Gift of Gratitude

I entered a postcard display in the Minnesota State Fair this year. Postcard displays are part of the Collections Exhibit in the Creative Activities Building. It was really a collaborative effort between Larry, who culled his postcard collection to find examples of my theme, Sarah. who helped me visualize a beautiful layout, and myself.

My theme was Acts of Kindness and I am very happy with how my display turned out and with my pink 4th place ribbon. It was very fun going through the process of entering something at the fair. There are plenty of rules to follow to create a postcard display that qualifies for judging. Driving around the fairgrounds to drop off and pick up the display feels like you’re part of a backstage tour of the State Fair scene. And going to the fair with your fans (family) to find your display is a good treasure hunt.

In the midst of the framing part of this project a sweet thing happened. With a cart full of groceries, I was waiting in line to check out at our neighborhood co-op one busy afternoon. A woman came up behind me in line with one item. All the other lines were a couple of shoppers deep as well so I told her to go ahead of me. She asked “Really?” I said “Of course.” and she thanked me. As I was unloading my cart onto the belt and she was finished with her purchase, she came back to me and handed me a card, a thank you card. “I sell my cards here.” she said and gave me a wave. “Thank YOU.” I called after her.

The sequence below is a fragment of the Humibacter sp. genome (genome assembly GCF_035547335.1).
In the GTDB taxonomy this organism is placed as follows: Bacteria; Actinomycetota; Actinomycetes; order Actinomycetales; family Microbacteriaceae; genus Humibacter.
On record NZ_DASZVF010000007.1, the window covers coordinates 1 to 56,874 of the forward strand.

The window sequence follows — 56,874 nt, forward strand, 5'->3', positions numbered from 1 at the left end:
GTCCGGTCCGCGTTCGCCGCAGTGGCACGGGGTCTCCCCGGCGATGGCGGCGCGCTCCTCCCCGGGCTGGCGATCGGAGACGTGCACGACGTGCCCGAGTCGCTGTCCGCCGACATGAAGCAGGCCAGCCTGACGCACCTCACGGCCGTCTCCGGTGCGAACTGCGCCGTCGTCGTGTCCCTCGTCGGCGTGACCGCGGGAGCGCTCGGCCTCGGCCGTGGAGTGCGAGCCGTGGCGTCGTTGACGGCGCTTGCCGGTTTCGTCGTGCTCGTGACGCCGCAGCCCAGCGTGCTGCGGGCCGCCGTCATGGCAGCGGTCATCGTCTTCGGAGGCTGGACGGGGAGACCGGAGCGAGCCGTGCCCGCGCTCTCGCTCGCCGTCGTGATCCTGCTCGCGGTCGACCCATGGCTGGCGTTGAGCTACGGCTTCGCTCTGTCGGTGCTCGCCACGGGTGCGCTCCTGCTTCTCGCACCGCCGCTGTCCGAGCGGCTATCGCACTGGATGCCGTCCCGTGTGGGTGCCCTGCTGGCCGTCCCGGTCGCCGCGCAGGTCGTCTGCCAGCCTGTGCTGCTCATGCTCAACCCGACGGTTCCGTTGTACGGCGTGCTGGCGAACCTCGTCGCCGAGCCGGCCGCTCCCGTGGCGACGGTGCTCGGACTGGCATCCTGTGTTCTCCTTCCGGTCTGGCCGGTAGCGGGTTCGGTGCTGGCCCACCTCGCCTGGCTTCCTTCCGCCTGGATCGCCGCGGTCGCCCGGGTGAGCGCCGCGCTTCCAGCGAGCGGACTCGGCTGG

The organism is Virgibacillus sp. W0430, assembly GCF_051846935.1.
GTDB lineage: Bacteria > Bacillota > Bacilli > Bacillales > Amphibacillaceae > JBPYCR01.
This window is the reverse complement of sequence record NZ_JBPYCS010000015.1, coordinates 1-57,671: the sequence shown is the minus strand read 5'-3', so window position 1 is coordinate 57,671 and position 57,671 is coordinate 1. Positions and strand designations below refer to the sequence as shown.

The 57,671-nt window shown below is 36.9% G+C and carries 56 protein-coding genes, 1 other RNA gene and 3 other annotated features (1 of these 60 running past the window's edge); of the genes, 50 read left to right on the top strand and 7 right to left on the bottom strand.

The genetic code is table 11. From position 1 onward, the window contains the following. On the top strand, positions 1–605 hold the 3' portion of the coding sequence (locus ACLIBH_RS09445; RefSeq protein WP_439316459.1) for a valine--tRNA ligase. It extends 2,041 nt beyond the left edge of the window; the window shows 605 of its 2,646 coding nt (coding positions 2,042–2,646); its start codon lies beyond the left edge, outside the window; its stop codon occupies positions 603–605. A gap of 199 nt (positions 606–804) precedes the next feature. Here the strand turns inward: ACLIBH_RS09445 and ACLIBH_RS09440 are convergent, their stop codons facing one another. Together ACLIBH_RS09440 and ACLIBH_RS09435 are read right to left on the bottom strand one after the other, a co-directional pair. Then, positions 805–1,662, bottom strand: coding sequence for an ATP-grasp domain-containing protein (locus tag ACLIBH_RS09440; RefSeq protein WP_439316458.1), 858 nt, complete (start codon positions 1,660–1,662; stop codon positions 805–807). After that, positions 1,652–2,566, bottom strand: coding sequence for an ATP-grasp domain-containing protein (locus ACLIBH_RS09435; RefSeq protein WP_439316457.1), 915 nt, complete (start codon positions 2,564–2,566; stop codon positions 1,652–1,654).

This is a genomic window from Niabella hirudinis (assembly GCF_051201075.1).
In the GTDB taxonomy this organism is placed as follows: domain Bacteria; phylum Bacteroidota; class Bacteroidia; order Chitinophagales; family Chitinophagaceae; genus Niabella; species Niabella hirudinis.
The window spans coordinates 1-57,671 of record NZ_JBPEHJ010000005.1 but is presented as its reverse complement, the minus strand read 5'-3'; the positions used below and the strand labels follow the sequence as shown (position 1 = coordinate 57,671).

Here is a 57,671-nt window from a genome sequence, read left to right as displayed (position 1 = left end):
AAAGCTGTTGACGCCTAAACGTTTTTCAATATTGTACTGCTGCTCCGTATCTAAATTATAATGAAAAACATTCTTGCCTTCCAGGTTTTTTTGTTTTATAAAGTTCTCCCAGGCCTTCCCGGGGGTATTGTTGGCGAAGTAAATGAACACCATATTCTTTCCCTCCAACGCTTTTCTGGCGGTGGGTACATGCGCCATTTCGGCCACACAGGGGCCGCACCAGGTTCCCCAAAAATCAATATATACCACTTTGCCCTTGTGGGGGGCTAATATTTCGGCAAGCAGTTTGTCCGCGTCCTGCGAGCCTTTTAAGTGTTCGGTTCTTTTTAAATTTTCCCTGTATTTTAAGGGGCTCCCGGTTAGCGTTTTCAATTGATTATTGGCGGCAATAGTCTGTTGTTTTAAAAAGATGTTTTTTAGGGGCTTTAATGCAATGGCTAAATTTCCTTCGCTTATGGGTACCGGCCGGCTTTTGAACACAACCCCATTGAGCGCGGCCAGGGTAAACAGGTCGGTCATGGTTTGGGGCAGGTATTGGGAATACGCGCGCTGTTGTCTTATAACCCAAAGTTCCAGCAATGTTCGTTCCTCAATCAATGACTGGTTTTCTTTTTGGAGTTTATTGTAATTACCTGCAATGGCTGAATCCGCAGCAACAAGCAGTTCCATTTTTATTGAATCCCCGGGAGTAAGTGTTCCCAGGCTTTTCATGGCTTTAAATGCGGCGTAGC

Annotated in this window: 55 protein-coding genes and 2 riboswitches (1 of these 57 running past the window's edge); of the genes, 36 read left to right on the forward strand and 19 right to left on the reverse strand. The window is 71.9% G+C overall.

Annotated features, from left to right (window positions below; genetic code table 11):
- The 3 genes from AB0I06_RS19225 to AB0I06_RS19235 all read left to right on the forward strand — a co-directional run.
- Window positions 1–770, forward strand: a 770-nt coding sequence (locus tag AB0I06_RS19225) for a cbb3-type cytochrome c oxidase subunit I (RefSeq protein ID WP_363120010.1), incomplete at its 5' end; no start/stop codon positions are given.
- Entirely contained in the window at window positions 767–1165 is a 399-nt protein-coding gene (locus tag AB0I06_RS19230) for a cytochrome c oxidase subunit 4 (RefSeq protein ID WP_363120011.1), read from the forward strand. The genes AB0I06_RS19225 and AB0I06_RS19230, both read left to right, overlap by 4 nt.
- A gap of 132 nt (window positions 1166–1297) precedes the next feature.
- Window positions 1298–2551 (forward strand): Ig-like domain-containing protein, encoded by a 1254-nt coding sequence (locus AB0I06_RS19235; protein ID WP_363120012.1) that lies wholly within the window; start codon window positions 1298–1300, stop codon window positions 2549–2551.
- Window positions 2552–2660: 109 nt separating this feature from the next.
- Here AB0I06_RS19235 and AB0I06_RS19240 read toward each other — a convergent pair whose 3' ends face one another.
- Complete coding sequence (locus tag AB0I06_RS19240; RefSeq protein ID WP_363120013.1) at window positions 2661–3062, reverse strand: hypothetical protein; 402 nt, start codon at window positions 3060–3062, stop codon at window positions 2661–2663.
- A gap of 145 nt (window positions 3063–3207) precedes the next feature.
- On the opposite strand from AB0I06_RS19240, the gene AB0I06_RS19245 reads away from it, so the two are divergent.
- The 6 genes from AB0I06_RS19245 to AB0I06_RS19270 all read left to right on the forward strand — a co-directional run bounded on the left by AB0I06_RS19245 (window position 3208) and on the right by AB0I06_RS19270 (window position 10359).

While I was being rung up I looked at a lovely artistic small-batch greeting card of a tiara-topped sea otter drinking a cup of tea and saying “Thanks You’re the Best.” It was blank inside and came with its envelope ready for me to pass on again.

Letting a person with a single item in front of me when I have a bundle is like breathing. But this woman was so grateful and that was a great gift to me, reminding me to reach back and notice  the simplest and no less worthy of gestures.

Like one of the postcards in my display--titled Tending, of a little boy sitting on a rock in a very lush meadow and offering his sheep some grass--even when we are surrounded by what we take for granted, that one blade specially picked and offered makes life so much sweeter.

 

 

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